An Autonomous Child Process

This is a discussion on An Autonomous Child Process within the Linux Programming forums, part of the Platform Specific Boards category; Hello! First, allow me to apologize in advance, in case this question has already appeared. My problem consists of the ...

  1. #1
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    An Autonomous Child Process

    Hello!
    First, allow me to apologize in advance, in case this question has already appeared.
    My problem consists of the following:
    I am trying to create an application that has to launch another executable without depending on it's actions. That is, that from the moment it's called, it has absolutely no bearing whatsoever on the main file.
    I've tried "forking" it, "exec"s in all their variants, but the results are disappointing...
    Here's a more 'graphic' description of what I am hoping to get:
    Code:
    // This is the main program...
    exec//or whatever it should be, is summoned
    //Running continues(of the "main"), without holding or pausing,  with the other Executable working in the background...
    Thank you for your attention,
    Thanks,
    Daniel

  2. #2
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    what part of the "fork/exec" part is it that you are not happy with. Perhaps your forked process needs to "untie" itself from the main process?

    Edit: Look at the setsid() and setpgrp() system calls.

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    Mats
    Last edited by matsp; 11-29-2008 at 11:05 AM.
    Compilers can produce warnings - make the compiler programmers happy: Use them!
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  3. #3
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    Call fork()
    Then in the child, call exec()
    If you dance barefoot on the broken glass of undefined behaviour, you've got to expect the occasional cut.
    If at first you don't succeed, try writing your phone number on the exam paper.
    I support http://www.ukip.org/ as the first necessary step to a free Europe.

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    Unfortunately I didn't quite follow you there...

    Hi,
    Above all, let me thank you for the rapid responses.
    I regret to say however, that I wasn't able to successfully implement what you had suggested.
    I mean, I've already attempted to "fork" then "exec", but in vain.
    I was hoping that, should this not burden you too heavily, to place a snippet as an example, supposing that the two executables are "a.o", and "b.o"...
    Thank you,
    Thanks again,
    Daniel
    Last edited by danielakkerman; 11-29-2008 at 12:22 PM.

  5. #5
    and the hat of wrongness Salem's Avatar
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    Post an example.
    If you dance barefoot on the broken glass of undefined behaviour, you've got to expect the occasional cut.
    If at first you don't succeed, try writing your phone number on the exam paper.
    I support http://www.ukip.org/ as the first necessary step to a free Europe.

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    Do something like this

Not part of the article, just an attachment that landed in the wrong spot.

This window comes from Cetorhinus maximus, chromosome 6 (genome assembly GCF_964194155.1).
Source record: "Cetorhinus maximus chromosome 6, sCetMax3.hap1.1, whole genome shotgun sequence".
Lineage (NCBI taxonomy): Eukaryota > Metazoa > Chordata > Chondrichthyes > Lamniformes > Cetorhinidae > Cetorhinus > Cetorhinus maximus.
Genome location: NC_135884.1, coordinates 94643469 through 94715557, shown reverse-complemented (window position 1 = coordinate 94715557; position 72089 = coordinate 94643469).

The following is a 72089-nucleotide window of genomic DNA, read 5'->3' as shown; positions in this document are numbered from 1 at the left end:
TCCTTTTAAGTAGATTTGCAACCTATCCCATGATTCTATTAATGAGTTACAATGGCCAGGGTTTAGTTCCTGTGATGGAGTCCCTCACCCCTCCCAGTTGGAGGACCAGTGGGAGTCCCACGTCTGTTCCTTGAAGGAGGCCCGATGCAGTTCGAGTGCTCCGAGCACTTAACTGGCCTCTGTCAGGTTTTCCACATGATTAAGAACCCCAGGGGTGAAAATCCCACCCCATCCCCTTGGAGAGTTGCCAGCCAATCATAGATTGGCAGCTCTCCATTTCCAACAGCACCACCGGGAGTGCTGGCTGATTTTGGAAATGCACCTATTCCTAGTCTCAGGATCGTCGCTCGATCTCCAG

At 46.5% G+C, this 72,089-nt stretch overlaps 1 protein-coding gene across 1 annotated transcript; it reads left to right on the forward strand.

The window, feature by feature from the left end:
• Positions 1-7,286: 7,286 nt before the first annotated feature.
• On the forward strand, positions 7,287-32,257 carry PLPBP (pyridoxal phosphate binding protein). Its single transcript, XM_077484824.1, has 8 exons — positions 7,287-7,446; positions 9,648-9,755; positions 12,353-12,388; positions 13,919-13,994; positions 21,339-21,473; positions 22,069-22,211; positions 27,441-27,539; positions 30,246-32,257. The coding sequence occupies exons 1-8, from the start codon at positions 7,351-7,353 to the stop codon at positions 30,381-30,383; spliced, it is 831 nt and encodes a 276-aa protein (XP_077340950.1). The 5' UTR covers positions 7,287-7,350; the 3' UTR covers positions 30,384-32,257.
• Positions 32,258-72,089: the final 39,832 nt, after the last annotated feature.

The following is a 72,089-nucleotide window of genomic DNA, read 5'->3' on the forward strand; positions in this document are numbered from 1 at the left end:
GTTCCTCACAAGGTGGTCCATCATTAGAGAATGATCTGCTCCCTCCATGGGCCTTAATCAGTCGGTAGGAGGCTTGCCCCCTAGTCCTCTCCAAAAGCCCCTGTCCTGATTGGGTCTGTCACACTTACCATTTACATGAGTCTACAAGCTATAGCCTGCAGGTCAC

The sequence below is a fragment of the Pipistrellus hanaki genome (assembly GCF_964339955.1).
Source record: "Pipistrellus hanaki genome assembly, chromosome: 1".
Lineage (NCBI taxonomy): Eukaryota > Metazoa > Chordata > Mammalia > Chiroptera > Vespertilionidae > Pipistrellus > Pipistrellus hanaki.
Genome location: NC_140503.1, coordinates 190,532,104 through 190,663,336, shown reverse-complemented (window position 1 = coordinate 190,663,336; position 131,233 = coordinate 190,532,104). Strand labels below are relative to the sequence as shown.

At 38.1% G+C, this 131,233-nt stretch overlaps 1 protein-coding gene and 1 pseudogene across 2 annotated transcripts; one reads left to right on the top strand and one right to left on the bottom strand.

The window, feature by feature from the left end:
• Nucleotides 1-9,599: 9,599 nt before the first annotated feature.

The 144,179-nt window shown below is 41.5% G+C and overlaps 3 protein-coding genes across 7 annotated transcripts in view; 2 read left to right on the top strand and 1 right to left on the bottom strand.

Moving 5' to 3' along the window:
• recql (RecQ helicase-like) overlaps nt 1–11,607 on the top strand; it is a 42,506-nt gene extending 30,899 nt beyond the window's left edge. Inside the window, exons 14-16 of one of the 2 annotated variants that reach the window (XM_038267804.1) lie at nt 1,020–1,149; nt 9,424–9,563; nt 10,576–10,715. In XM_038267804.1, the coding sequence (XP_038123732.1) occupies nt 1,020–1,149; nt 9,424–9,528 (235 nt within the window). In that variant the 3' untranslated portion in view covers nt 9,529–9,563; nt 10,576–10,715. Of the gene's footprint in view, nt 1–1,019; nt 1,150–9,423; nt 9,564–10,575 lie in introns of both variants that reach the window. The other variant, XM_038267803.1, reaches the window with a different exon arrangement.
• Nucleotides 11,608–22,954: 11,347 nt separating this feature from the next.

Code:
    void functionToDoWhatever(void);
    
    main(){
    
    int pid;
    
    printf("this is my main process");
    
    printf("I will now make a child process that is totally independent from the main(parent) process");
    
    pid = fork();
    
    if (pid == 0)
    functionToDoWhatever();
    
    else
    printf("fork failed. Child process could not be created");
    
    
    
    }
    
    
    void functionToDoWhatever(){
    
    print("im the functionToDoWhatever, and I run inside a child process that is independent from the main(parent) process");
    
    //put whatever code you want in here to do whatever you want.
    
    }

    pid holds the return value of fork which is an int. If it is zero then a child proces was created successfully, otherwise there was an error. If pid is zero then it was successful and the function functionTODoWhatever() will run in your child while your main function still runs.

    If im wrong someone correct/modify what im saying. I think im pretty close to how a fork() works.
    Last edited by jakemott; 11-29-2008 at 03:29 PM. Reason: forgot to put pid = fork(). I had fork() by iteself the return value wasnt being assigned to anything

  7. #7
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    So the posted code does not actually assign pid with the result of fork().

    And fork returns TWO values (well, one value to the parent process, and another to the child process). The parent process receives the child process id, the child process receives a zero value, and if it's LESS THAN ZERO, it is an error. So you probably need an if-else if-else to determine if it is the child or parent and if the parent got a success or fail (I don't believe there is an option of a child being produced if there is a failure).

    --
    Mats
    Compilers can produce warnings - make the compiler programmers happy: Use them!
    Please don't PM me for help - and no, I don't do help over instant messengers.

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